A curious case of acute myocardial calcificationsA curious case of acute myocardial calcifications
Faculty of Medicine and Health Sciences
Antwerp Surgical Training, Anatomy and Research Centre (ASTARC)
2016Philadelphia :Lippincott williams & wilkins, 2016
Circulation / American Heart Association. - New York, N.Y.
133(2016):10, p. E426-E427
University of Antwerp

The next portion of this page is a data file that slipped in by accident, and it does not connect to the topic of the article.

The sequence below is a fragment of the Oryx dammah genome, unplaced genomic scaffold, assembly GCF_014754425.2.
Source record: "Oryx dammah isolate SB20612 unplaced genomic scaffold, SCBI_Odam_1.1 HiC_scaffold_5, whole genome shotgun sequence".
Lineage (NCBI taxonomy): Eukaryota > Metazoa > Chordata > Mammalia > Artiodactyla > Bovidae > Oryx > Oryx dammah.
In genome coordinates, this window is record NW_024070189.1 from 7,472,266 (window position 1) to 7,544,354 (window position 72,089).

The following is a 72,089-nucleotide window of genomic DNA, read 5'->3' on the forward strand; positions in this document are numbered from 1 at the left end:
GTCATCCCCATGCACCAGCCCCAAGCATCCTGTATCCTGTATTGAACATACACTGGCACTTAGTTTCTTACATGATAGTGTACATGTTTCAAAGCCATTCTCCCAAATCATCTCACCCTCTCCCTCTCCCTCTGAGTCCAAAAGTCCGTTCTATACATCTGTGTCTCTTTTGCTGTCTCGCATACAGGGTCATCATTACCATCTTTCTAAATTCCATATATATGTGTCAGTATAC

A 56-year-old woman was admitted to a regional hospital for increasing chest and abdominal pain after falling from the stairs. Initial screening showed a pulmonary contusion of the left lower lobe and signs of a myocardial contusion characterized by elevated troponins without ST-T abnormalities. She had acute renal failure without rhabdomyolysis and a highly elevated C-reactive protein (800 mg/L). As a result of increasing respiratory insufficiency, she was transferred to the intensive care unit for further treatment. Three days after hospital admission, she developed diffuse ST-segment elevations on ECG and elevated cardiac enzymes. Given the suspicion of coronary artery disease, she was transferred to our institution for an urgent coronary intervention. On arrival in our institution, laboratory findings revealed an elevated white blood cell count (15.3×109/L), a highly elevated C-reactive protein (578 mg/L), severe renal failure with a glomerular filtration rate of 6 mL·min-1·1.73 m-2, hypocalcemia (1.55 mmol/L), elevated troponins (troponin I, 86.5 µg/L), elevated creatine kinase (5429 U/L), and elevated creatine kinase-MB (97.9 µg/L). Despite the elevated cardiac enzymes, coronary angiography showed no coronary abnormalities. At this time, a tentative diagnosis was established of severe sepsis with concomitant septic cardiomyopathy. An initial contrast-enhanced computed tomography (CT) scan at hospital admission showed no morphological cardiac abnormalities, notably with a normal appearance of the left ventricular myocardium (Figure 1A). However, a follow-up CT scan 13 days after hospital admission revealed an ill-defined increased density of the left ventricular wall with a predominantly epicardial distribution (Figure 1B). A follow-up CT scan 44 days after hospital admission showed extensive myocardial calcifications in the left ventricle (apex, septum, and anterolateral and inferior wall; Figures 1C and 2A2C). Initial transesophageal echocardiography at hospital admission showed an estimated ejection fraction of 40% (Movie I in the online-only Data Supplement). Follow-up transthoracic echocardiography (5 months after hospital admission) showed a diffuse hypokinetic left ventricle with an estimated ejection fraction of only 20% (Movie II in the online-only Data Supplement). The right ventricular function, on the other hand, remained normal. This was illustrated by a normal tricuspid annular plane systolic excursion. No significant valvular disease was noted at baseline or at follow-up. On the basis of the combination of clinical, laboratory, and imaging findings, a final diagnosis of septic cardiomyopathy characterized by elevated cardiac enzymes without coronary abnormalities was established. This was further substantiated by the rapid appearance of myocardial calcifications, the concomitantly deteriorating cardiac function, and the absence of abnormal serum levels of calcium and phosphorus or any other relevant metabolic condition during hospital admission.